Catfight (2016)

Catfight
Director: Onur Tukel
Writer: Onur Tukel
Cast: Sandra Oh, Anne Heche, Alicia Silverstone, Amy Hill, Myra Lucretia Taylor, Ariel Kavoussi, Damian Young, Stephen Gevedon, Giullian Yao Gioiello, Tituss Burgess, Peter Jacobson
Seen on: 10.9.2021

Content Note: alcoholism, misogyny, (critical treatment of) queermisia

Plot:
Vanessa (Sandra Oh) has a good life, a husband (Damian Young), a son (Giullian Yao Gioiello) and loads of money. So what if she has a bit of drinking problem, too? One night at a party, she runs into Ashley (Anne Heche). Ashley and Vanessa used to be in college together and hated each other back then. And, really, nothing has changed. Ashley is an artist now, helping out her caterer girlfriend Lisa (Alicia Silverstone), and horrified at the bourgeois life Vanessa leads, while Vanessa doesn’t take Ashley’s art seriously and finds her anti-establishment rants ridiculous. Their simple small talk quickly turns into a series of barbs and finally things get so out of hand that their lives are forever changed by the encounter.

Catfight, to me, was an utterly bleak and joyless film. I just couldn’t bring myself to like it.

The film poster showing Ashley (Anne Heche) holding Vanessa (Sandra Oh) in a chokehold.
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Buster’s Mal Heart (2016)

Buster’s Mal Heart
Director: Sarah Adina Smith
Writer: Sarah Adina Smith
Cast: Rami Malek, DJ Qualls, Kate Lyn Sheil, Sukha Belle Potter, Toby Huss, Lin Shaye, Lily Gladstone
Seen on: 9.9.2021

Plot:
Buster (Rami Malek) has made a name for himself by taking over summer holiday homes during winter. He’s been at it for years and has managed to evade capture so far. But it wasn’t always like this. Before that, he used to be Jonah. Jonah worked as a night receptionist in a hotel, trying to care for his wife Marty (Kate Lyn Sheil) and daughter Roxy (Sukha Belle Potter). But the constant night-shifts and the lack of sleep were starting to get to him. To get through the dreary nights, he starts talking to a guest who simply refers to himself as The Last Free Man (DJ Qualls) and believes that The Inversion is coming.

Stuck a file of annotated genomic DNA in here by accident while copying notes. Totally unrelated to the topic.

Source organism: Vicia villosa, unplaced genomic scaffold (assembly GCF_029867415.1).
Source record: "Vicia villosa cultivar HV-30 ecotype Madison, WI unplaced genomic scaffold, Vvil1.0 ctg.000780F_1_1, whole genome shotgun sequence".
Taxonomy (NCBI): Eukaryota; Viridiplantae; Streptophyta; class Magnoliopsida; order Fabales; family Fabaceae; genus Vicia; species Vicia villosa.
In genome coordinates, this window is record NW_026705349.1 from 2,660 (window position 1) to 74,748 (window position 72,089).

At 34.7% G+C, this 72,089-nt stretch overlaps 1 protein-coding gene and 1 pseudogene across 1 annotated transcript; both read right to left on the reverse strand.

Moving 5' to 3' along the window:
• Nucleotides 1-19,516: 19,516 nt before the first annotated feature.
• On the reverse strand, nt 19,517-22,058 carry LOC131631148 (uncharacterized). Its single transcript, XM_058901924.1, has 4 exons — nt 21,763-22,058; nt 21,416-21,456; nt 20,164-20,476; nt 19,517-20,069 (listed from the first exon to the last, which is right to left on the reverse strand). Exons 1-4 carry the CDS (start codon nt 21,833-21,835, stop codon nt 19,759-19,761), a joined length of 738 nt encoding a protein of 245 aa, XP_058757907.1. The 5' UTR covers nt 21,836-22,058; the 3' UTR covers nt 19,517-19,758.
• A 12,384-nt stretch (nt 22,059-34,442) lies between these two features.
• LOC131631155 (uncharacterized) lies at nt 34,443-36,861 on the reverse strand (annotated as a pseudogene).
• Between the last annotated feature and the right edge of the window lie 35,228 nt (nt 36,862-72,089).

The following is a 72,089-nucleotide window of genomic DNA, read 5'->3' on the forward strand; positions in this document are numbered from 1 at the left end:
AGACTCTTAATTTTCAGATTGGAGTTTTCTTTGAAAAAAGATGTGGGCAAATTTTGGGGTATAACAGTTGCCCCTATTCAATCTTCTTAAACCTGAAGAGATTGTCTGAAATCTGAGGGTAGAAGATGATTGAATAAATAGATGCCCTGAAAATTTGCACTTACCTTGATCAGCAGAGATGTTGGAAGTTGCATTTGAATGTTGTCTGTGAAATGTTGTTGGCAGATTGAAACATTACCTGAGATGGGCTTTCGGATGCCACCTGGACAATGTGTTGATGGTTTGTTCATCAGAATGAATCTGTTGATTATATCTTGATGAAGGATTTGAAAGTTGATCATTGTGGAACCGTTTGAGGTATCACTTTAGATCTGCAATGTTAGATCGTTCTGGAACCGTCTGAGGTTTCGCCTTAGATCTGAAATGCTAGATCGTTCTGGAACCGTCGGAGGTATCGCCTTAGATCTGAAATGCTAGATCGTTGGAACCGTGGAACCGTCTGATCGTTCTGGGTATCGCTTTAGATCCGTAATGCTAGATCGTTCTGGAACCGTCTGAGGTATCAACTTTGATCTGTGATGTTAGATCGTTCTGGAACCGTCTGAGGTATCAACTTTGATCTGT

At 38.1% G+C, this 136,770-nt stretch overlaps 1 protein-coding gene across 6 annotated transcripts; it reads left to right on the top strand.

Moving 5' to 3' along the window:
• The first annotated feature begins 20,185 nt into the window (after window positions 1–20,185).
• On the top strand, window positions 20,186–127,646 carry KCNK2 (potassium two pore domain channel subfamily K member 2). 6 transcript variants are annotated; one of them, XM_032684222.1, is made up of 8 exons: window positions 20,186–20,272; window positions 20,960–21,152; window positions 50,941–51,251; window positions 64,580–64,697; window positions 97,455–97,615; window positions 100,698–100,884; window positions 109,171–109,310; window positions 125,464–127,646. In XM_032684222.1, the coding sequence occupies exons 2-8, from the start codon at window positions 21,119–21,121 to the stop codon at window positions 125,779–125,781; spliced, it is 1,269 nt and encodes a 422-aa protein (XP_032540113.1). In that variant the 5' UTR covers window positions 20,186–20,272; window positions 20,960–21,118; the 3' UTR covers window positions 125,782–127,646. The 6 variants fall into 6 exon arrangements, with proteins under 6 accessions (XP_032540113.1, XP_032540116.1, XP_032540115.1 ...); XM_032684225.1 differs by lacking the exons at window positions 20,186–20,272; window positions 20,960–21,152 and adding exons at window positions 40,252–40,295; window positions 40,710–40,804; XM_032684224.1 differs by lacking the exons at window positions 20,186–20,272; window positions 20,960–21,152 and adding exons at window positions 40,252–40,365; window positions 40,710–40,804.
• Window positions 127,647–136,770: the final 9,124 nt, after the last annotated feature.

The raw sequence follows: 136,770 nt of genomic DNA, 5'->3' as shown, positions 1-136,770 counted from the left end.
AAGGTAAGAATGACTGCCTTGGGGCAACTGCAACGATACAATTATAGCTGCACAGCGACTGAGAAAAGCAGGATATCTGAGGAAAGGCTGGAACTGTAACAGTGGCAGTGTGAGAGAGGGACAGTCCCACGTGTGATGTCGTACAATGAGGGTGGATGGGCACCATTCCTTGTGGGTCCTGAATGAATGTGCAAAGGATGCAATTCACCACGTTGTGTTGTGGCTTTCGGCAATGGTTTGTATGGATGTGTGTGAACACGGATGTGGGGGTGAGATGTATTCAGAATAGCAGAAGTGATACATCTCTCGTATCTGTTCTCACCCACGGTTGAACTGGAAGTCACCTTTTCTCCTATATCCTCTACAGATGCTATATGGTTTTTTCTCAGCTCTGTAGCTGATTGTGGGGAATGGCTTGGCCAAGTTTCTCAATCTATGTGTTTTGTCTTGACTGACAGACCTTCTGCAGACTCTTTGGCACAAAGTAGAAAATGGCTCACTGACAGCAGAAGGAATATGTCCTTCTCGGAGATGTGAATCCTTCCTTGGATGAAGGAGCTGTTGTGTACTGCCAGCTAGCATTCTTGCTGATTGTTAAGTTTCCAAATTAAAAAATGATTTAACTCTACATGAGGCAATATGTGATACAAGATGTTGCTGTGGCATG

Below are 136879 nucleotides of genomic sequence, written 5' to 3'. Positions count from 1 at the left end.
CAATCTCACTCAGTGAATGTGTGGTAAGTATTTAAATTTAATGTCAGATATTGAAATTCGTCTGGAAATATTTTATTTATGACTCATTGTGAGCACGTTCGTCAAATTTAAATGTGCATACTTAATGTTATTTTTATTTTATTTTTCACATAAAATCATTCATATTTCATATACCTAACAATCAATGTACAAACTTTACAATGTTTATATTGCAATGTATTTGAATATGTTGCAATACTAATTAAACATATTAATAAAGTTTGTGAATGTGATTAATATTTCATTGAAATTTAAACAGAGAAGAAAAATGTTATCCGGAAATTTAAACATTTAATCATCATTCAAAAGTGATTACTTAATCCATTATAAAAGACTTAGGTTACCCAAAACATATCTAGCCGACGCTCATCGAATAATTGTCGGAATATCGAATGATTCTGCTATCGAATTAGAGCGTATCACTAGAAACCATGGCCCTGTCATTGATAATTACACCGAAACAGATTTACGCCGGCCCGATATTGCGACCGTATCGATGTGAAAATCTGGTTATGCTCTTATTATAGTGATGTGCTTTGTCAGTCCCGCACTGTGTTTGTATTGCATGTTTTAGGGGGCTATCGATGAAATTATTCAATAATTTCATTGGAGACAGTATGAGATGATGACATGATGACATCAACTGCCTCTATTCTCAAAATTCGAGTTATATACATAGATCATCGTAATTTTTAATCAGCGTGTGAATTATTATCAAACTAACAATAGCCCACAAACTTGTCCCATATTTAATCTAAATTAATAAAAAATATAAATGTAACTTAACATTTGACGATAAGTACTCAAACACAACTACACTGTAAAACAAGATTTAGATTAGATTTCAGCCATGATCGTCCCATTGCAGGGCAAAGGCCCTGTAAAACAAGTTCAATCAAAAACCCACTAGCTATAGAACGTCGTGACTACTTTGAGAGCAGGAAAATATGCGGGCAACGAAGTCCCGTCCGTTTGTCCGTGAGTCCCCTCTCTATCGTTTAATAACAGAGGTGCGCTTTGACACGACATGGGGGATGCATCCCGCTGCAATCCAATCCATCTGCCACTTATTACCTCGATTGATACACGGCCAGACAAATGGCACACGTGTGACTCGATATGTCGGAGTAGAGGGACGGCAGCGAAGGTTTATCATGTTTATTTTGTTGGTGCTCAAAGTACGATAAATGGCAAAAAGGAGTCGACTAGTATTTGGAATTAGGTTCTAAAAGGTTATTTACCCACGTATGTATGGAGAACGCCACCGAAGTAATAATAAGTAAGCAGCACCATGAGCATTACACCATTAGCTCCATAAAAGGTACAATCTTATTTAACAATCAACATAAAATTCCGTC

I saw Sarah Adina Smith’s first film The Midnight Swim many years ago, but it’s really one of those films that absolutely stayed with me. So, when I realized that her second film – Buster’s Mal Heart – was available on Netflix, I had to watch it immediately. And while it wasn’t quite as captivating as The Midnight Swim for me, it was absolutely captivating enough.

The film poster showing Buster (Rami Malek), his face distorted as if caught on a crappy videotape.
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Die Mitte der Welt [Center of My World] (2016)

Die Mitte der Welt
Director: Jakob M. Erwa
Writer: Jakob M. Erwa
Based on: Andreas Steinhöfel‘s novel
Cast: Louis Hofmann, Sabine Timoteo, Ada Philine Stappenbeck, Inka Friedrich, Svenja Jung, Jannik Schümann, Nina Proll, Clemens Rehbein, Sascha Alexander Gersak
Seen on: 29.8.2021

Content Note: bimisia

Plot:
Phil (Louis Hofmann) lives with his mother Glass (Sabine Timoteo) and his sister Dianne (Ada Philine Stappenbeck) in an old mansion at the edge of town, but he just spent the summer abroad. Returning home, he finds that things between Glass and Dianne are tense and Dianne is barely talking to him. Fortunately, there is still his best friend Kat (Svenja Jung) with whom he can still have fun. When school starts, it brings a new student to their class, Nicholas (Jannik Schümann). Phil is convinced that he met Nicholas once already, but in any case, he feels very drawn to him. And Nicholas seems to return his interest. Between family, friends and first love, Phil has to figure out where he stands.

Die Mitte der Welt felt a little bit more like wish fulfilment and fantasy than I would have liked, but other than that, and the usual bimisic trope of the bisexual just not being able to be content with one person, it was nice enough.

The film poster showing Phil (Louis Hofmann) lying between Nicholas (Jannik Schümann) and Kat (Svenja Jung), but they are upside down. Below them, the rest of the central cast can be seen much smaller, standing in a group.
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The Forest (2016)